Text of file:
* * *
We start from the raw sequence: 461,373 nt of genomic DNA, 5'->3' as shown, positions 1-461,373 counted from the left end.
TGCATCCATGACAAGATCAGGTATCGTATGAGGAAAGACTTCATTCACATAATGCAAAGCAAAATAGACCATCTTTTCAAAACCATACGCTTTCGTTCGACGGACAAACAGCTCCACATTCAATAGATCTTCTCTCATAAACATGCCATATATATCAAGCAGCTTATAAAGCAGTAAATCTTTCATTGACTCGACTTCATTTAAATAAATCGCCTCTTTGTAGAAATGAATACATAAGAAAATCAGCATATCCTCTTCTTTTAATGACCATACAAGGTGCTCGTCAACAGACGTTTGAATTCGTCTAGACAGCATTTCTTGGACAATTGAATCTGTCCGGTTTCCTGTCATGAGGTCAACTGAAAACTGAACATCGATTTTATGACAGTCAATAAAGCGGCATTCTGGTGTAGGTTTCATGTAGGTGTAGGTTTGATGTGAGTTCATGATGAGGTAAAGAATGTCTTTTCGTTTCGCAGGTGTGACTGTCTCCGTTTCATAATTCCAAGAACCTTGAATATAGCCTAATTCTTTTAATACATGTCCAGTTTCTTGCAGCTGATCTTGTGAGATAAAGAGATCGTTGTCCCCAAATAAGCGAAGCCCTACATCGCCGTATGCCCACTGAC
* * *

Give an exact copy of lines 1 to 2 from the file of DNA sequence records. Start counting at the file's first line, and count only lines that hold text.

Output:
We start from the raw sequence: 461,373 nt of genomic DNA, 5'->3' as shown, positions 1-461,373 counted from the left end.
TGCATCCATGACAAGATCAGGTATCGTATGAGGAAAGACTTCATTCACATAATGCAAAGCAAAATAGACCATCTTTTCAAAACCATACGCTTTCGTTCGACGGACAAACAGCTCCACATTCAATAGATCTTCTCTCATAAACATGCCATATATATCAAGCAGCTTATAAAGCAGTAAATCTTTCATTGACTCGACTTCATTTAAATAAATCGCCTCTTTGTAGAAATGAATACATAAGAAAATCAGCATATCCTCTTCTTTTAATGACCATACAAGGTGCTCGTCAACAGACGTTTGAATTCGTCTAGACAGCATTTCTTGGACAATTGAATCTGTCCGGTTTCCTGTCATGAGGTCAACTGAAAACTGAACATCGATTTTATGACAGTCAATAAAGCGGCATTCTGGTGTAGGTTTCATGTAGGTGTAGGTTTGATGTGAGTTCATGATGAGGTAAAGAATGTCTTTTCGTTTCGCAGGTGTGACTGTCTCCGTTTCATAATTCCAAGAACCTTGAATATAGCCTAATTCTTTTAATACATGTCCAGTTTCTTGCAGCTGATCTTGTGAGATAAAGAGATCGTTGTCCCCAAATAAGCGAAGCCCTACATCGCCGTATGCCCACTGAC